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Expectations vs. Reality

The England national team, aside from brief and usually unwarranted spells in the top three of the FIFA rankings tends to hover around 7th or 8th in the world. This being the case if the team then performs according to the rankings, reaching the quarter final stage is  an adequate performance in either the World Cup or the European Championship.

Whenever a manager achieves this however, there is inevitably an instant furore from the media declaring that the wrong tactics were used, the wrong team picked and usually that the players themselves simply didn't try hard enough. Unless then they achieve above and beyond what should realistically be expected of them, any England manager is forever ludicrously tarnished by the fact that they tend to get the 8th best team in the world into 8th position in major competitions.

There is certainly some truth to the idea that on paper, the England national team should be a lot better than they are. For the most part however this is a failure of neither the players themselves of indeed the manager.

Lions in the Winter and Lambs in the Summer

One of the biggest reasons that English national football, and increasingly international football on the whole has declined is the fact that players now enter the major competitions exhausted after playing through the season for their club sides.

UEFA president and French footballing great Michelle Platini famously said of the England national team that they were like: "lions in the winter and lambs in the summer"

Putting aside the stereotypical French footballing love of speaking primarily in simile and metaphor, Platini has a point.

While the average number of games hasn't increased dramatically over the years the pace of the game has, often meaning that by the summer internationals are simply too burnt out to perform as well as we are used to seeing them in the league.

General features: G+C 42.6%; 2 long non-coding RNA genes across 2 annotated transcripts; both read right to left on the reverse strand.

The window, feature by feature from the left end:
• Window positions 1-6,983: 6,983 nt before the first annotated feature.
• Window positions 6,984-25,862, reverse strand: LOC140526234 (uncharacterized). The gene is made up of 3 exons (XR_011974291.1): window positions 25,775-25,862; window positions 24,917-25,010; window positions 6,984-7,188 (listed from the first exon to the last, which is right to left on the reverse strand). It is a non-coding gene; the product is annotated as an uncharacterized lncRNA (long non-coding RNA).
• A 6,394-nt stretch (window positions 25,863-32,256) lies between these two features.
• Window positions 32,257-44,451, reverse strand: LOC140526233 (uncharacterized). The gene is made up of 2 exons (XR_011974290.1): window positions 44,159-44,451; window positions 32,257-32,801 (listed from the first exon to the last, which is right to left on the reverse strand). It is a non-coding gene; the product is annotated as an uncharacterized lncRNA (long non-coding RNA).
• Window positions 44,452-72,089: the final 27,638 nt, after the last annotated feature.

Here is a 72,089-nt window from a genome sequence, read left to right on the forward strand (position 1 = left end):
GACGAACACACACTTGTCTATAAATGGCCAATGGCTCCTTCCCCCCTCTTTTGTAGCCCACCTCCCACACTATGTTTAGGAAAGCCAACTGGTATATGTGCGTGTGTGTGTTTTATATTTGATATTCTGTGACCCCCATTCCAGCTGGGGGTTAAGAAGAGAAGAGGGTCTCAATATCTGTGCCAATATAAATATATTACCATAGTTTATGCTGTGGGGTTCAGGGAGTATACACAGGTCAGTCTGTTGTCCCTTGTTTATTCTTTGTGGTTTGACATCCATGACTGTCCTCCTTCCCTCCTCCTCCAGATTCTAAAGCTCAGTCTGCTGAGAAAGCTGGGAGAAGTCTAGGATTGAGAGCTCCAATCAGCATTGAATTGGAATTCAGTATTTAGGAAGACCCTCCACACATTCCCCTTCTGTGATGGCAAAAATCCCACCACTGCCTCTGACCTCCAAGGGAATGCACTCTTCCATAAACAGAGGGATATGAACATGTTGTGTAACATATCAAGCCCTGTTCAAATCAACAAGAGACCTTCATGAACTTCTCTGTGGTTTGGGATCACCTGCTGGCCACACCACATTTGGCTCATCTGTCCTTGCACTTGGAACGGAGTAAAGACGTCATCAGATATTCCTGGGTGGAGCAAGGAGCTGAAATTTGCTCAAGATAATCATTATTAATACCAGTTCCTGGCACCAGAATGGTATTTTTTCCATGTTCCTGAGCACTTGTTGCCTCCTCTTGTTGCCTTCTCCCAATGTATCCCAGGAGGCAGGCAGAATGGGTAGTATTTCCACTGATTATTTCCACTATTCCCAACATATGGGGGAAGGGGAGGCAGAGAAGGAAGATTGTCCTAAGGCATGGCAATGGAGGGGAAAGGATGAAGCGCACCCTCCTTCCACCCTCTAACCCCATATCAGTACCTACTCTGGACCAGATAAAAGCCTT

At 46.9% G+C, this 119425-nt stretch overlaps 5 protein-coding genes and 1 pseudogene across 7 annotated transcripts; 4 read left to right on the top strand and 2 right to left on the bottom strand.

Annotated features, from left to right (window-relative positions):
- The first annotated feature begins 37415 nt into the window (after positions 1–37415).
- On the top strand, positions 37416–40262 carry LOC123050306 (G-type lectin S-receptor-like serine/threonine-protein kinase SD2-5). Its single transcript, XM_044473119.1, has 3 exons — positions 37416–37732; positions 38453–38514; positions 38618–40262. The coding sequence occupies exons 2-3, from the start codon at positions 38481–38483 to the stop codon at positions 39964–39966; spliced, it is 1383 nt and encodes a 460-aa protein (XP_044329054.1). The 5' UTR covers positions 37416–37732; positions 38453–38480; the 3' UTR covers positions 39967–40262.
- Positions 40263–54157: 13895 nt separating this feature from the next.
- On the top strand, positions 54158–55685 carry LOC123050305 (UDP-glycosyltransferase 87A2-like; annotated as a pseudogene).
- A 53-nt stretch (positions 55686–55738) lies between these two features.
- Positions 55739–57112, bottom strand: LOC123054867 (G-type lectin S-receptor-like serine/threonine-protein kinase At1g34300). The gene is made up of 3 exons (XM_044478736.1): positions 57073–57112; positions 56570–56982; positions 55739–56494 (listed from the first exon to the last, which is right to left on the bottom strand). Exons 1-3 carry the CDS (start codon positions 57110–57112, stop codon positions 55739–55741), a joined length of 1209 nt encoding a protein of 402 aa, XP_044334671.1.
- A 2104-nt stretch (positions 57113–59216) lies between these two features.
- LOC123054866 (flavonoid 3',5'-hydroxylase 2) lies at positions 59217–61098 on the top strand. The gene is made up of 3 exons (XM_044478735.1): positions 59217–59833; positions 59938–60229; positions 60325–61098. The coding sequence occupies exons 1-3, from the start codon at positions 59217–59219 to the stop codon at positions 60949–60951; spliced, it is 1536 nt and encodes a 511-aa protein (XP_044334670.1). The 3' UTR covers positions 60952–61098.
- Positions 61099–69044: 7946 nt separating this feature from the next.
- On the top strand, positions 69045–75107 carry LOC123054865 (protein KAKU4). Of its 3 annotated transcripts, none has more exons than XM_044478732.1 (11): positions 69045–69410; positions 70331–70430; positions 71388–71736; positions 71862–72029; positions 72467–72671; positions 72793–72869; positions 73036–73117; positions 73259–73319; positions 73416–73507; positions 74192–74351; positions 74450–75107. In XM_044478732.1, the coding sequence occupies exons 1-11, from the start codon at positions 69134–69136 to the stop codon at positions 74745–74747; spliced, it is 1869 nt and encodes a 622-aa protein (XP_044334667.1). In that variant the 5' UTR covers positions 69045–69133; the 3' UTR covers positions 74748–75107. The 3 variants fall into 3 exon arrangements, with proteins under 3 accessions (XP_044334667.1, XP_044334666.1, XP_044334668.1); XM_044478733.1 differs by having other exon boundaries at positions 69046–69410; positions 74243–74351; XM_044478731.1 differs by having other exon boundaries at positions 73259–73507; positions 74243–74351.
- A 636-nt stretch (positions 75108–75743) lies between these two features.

Many leagues tend to have a winter break to allow players to recuperate. The premier league have been roundly criticized for summarily rejecting calls for a winter break in several occasions. In the current climate of the game however they may have a point in saying that the break wouldn't make any difference.

For the most part the bigger clubs almost certainly wouldn't use a winter break to rest players. Much more likely they would undertake tours and play exhibition matches much the same as they do during the summer.  Not as gruelling as league competition perhaps but certainly not truly restful. From the club's perspective however an easy way of making money and garnering fans in new markets.

Popular Opinion over Candidate Qualification?

After the failure of Fabio Capello to improve England's performances during his tenure despite a fantastic track record at club level, the immediate cry from the media and fans alike was that an Englishman was needed to manage the england national team.

The basis of this largely seems not to be the fact that Capello under-achieved but that in interviews he didn't appear to have an advanced command of English. The call for an English manager similarly seems to disregard things such as managerial track record, knowledge of the game and all the other relevent skills related to managing a national team. The only prerequisite is seemingly that the candidate is English.

If progress is ever to be made surely the best approach would simply be to hire the best available candidate for the job regardless of nationality. To placate all parties even making the decision with the proviso that the candidate must be fluent in English would be a vast improvement.

The idea of alternating foreign and English managers is actually a fairly new one.

Following a string of disappointing runs under English managers, the last of which being Kevin Keegan followed by several caretaker managers, Sven Goran Eriksson was appointed as the first foreign manager of the English national team in 2001. After a largely successful run culminating in a quarter final loss in the 2006 world cup to Portugal, Eriksson departed and immediately public opinion demanded a native be the next to take the job.

 Enter Steve McClaren, under whose management the team failed to qualify for Euro 2008. Again opinion shifted and once again a foreign manager, Italian Fabio Capello, was appointed. And so it goes on, with Roy Hodgson being the latest in a long line of managers possibly chosen as much for his nationality as his suitability to the job.